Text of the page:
Poetry | And You, Helen by Deryn Rees-Jones

 

Deryn Rees Jones
Deryn Rees-Jones

 

 

With images by Charlotte Hodes

Seren, 88pp, £14.99

 

The concept of this beautiful book from Seren is, at first glance, one of simple inspiration: award-winning poet Deryn Rees-Jones has all but eloped with the imagination of the object of Edward Thomas’ heart-breaking poem, the poem that also forms the title of the book. Rees-Jones has written a quietly magnificent poem in the re-imagined voice of Helen, wife of the doomed poet who died from concussion in the final moments of the Battle of Arras in 1917. But the book is more than that; there is also an engrossing meditative essay in which Rees-Jones examines the allure of Thomas’ poem and that of the figure of Helen Thomas. And then there are the collages of Charlotte Hodes; dashing, aqueous images illustrating the emotional struggles of the lives of these two. The three come together with a distinct lack of pretension, no over-reach, and it is the simplicity of this concept that makes the book so rich, so pure, and so deeply moving.

The starting point is Thomas’ poem, from the pen of one of the Great War’s most distinct voices. And it is a poem that, with Rees-Jones’ guiding light, is clearly asking for this kind of response. The allure of Thomas’ poetry can be found in its bear-trap sincerity, its aching need to be written. There are few better examples of Thomas’ retching psychosis than ‘And You, Helen’. And as much as Thomas wrote out of need, so it seems has Rees-Jones responded out of a similar compulsion.

It is important to note that ‘And You, Helen’ is not simply a love poem born of amorous gratitude for the love and devotion of a wife. Thomas was a depressive, and this poem too is raked with the melancholic guilt of how the infected spreads misery to those in close emotional proximity. In 1912, Thomas told friend and poet Gordon Bottomley, ‘my habit for introspection and self-contempt has at last broken my spirit. Intense irritability made life intolerable in a cottage where I could not suffer without making four others suffer with me.’ Thomas’ ‘household’ poems should not be mistaken for ‘love’ poems or ‘domestic’ poems, then; his greatest work was concerned with human frailty, paranoia, and the psychological debts of the neurotic. To put it in the coldest terms, Thomas was a poet perfect for the bleak reality of the war he found himself in. Literarily, it gave him the unconscious opportunity to explore his most profound themes, the ones that had always been rippling within him: isolation, fear, nightmare visions of humanity, and, most importantly in this case, the love that Proust termed a ‘reciprocal torture’. This is love as care and despair, as dreadful longing necessity, the love of need – this is the place of Petrarch and Laura, of Yeats and Maude Gonne, only here we see the poet with the prize, and it is as tragic as you feel would surely have been so for those others. Rees-Jones has intervened with a deeply compassionate step.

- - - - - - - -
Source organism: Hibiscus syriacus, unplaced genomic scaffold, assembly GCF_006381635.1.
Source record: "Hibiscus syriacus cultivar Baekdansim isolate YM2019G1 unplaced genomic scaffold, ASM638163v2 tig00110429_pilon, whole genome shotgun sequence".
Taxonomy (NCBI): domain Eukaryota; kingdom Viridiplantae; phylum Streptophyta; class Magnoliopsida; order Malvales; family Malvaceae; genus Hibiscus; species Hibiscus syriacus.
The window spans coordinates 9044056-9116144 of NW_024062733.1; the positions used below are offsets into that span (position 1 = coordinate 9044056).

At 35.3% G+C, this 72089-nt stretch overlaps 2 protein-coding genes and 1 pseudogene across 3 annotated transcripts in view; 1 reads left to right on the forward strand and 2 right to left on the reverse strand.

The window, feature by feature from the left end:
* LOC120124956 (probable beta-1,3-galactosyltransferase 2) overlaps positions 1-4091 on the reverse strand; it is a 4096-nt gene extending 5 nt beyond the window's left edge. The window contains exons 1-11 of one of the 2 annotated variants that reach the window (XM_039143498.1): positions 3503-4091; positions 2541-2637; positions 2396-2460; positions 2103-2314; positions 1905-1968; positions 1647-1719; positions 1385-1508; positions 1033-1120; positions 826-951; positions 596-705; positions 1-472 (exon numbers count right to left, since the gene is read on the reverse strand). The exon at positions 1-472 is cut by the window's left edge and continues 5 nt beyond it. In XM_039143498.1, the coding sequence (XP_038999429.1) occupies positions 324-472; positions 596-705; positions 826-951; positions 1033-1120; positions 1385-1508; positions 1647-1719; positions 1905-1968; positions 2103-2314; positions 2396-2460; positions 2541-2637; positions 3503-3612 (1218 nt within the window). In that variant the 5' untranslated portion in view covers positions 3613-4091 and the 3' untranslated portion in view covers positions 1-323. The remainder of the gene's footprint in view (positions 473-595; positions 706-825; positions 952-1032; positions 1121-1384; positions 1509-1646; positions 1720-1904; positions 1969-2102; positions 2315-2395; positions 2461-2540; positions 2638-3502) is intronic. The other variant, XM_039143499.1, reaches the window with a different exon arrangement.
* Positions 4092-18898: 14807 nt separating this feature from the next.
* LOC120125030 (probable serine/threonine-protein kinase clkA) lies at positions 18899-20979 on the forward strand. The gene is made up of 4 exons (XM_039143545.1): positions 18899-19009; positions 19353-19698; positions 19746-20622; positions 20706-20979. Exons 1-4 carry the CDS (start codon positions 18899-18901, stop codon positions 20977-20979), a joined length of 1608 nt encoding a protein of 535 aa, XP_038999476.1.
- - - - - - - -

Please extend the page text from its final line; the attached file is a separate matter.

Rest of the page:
And You, Helen is saturated in the realisation of what Thomas was, and Rees-Jones’ delving into the imagined psychosis of Helen is a delving even deeper in the shadow of the husband, the great poet. But that is not to say this is a book getting at the man through the woman behind the man. Rees-Jones is concerned with Helen first and foremost, and all women of a fascinating, complex time and situation. This is a book, at one angle, about the true intellectual experience of war when it comes up against the sagging reality of human neuroses and the frailty of the soul. It is a story speck on a vast awful canvass, but a story entirely human and relevant. It is one of the most moving stories of ‘those left behind’ likely to be found anywhere.

The poem and images are an example of artistic expression at its finest, at its most moving and far-reaching, the concept unified perfectly. It moves so quietly, gliding like a Terrence Malick scene, but it is no less sonorously resonant for it. Here we are concerned with the stains of memory, and spaces – everywhere are spaces! – unfinished sentences, thoughts, and missing words.

 

As this old tin bowl holds water for washing, it holds, too,

                                                                                                The memory of water.

As her body holds the memory of —————–, she holds, too.

As a gun holds the memory of its firing,

As the earth soaks up the water, sends it skyward;

As the skylark —- as the fieldfare, sparrow, blackcap, rook —

As her body holds his body,

As their slow, deep movements —

He holds too.

 

This is a book so thoughtfully coloured, so mindfully crafted, so interestingly beautiful in word and image, that it glistens on the landscape of war literature, now so immovably identified with a hellish chaotic sepia. The book is carefully given its white spaces – not something our imaginations can easily give over to the Great War. Indeed, it is not so easy to think of that crack-fire end to the old world in anything but belligerent browns and greys. And You, Helen is a significant, profound and welcome move away from so many of the clichés now so tight to our view of this war.

Few works that have come out in the last year’s geyser of Great War commemorations have gone as far as the words of Deryn Rees-Jones to present the problems of true empathy. Whereas other works have seen answers to this in the employment of clichés, here we are given light instead of dark, complexity in place of befuddlement, and generosity of spirit in place of educationalism. Poetry is supposed to give an understanding to things that are beyond words, give vision to the things out of sight. And You, Helen does exactly this. History books may pile up the statistics, television may orchestrate your tears, but it is clear that it is poetry that will be left to bring us closer to the departed. It was true at the time and it is true now.